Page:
Ex-Minister suggests ways out of economic recession

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A former Minister of Finance, Dr Kalu Idika Kalu, says Nigeria can resolve its current economic recession challenges if its leadership goes back to the basics in resources management.

Kalu gave the advice in an interview with the News Agency of Nigeria on Tuesday in Lagos.

He further said the country could pull out of the recession by tackling the menace posed by corruption and maintaining its basic industries.

Kalu also called on the leadership to rebuild forestry and agricultural products, solid minerals and diversify the economy from oil and gas.

 

 

“We have to go back to the basics. We need to train people who can manage resources; our teachers also need to produce people who can farm efficiently.

“We also need to step up efforts in fighting corruption headlong.

“This is because in the real sense, all the monies generated by our economy seem to be going to the wrong channel and that is huge a corruption,’’ he said.

According to him, there is no magic for the country to comie out of the recession, adding that the problem is not a one stop thing.

 

 

Kalu said that Nigerians needed to realise that there were challenges and plans on how to over come them.

“If any nation can overcome its challenges, then Nigeria can.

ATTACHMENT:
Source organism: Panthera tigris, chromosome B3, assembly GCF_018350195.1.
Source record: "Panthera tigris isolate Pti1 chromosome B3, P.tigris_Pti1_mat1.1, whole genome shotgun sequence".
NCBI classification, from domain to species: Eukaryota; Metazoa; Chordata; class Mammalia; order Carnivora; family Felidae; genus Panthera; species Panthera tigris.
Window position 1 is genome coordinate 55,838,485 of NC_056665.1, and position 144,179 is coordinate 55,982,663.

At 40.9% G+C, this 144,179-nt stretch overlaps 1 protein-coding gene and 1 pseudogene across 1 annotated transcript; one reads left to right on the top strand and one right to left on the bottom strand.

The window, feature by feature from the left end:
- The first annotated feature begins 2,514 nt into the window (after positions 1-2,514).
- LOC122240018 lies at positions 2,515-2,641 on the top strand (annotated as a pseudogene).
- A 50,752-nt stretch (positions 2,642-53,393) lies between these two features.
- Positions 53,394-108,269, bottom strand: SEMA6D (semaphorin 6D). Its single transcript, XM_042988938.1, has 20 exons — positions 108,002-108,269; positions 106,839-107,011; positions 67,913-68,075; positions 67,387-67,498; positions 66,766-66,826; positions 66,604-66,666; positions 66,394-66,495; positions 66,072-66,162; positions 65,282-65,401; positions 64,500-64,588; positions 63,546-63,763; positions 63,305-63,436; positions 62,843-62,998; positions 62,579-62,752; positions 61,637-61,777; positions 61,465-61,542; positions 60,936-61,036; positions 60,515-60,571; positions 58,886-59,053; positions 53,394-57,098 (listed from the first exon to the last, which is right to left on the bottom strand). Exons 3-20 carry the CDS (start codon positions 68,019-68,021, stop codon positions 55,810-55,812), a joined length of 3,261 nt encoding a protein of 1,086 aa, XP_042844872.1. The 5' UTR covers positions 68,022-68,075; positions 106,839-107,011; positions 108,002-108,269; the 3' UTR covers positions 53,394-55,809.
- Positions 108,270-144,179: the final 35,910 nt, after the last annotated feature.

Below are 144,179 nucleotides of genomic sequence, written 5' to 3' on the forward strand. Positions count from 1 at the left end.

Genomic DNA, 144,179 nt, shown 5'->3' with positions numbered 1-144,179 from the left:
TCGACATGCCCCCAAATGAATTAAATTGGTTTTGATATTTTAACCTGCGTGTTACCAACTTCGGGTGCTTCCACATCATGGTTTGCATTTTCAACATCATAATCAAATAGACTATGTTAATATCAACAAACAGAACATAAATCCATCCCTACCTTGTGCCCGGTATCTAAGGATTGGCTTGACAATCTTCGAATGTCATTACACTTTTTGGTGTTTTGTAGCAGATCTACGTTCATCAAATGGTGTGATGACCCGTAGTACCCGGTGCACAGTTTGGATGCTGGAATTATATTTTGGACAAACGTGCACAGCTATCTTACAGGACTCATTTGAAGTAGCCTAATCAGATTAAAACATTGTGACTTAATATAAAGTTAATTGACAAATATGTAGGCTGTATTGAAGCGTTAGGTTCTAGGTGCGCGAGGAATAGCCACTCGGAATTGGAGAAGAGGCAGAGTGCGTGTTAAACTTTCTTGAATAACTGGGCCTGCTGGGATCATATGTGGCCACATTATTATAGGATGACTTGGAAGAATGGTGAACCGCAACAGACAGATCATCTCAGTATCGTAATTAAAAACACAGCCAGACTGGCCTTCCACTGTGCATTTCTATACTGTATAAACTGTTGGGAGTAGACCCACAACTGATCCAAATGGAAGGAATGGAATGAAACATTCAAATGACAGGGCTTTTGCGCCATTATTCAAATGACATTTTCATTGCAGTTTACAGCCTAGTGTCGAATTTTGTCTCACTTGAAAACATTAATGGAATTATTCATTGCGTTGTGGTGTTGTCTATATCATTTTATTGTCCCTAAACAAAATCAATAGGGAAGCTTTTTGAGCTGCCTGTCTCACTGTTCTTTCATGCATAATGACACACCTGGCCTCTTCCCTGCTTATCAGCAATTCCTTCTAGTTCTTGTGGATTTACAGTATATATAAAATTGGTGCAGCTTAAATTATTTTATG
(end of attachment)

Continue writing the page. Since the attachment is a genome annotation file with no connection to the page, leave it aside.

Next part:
‘’This is because, we still have what it takes to do that and move on faster.

“Resource constraints should be our least problem, this current recession is more than just a recession.

“This is because we have allowed our basic industries to collapse by not maintaining them.

“The things I am saying now are what I said when I was Minister of Finance in 1985.

“For instance, I started the mass transit programme to build railways from Lagos to Calabar, Lagos to Abuja and down beyond Maiduguri, this would have been completed in the early 90s.’’

The former minister said that opening up of Sambisa area, where Boko Haram sect is operating, would have saved the country of such insurgency.

He said that Nigeria should be energy sufficient and have surplus to sell to its neighbouring countries as it was doing before. (NAN)

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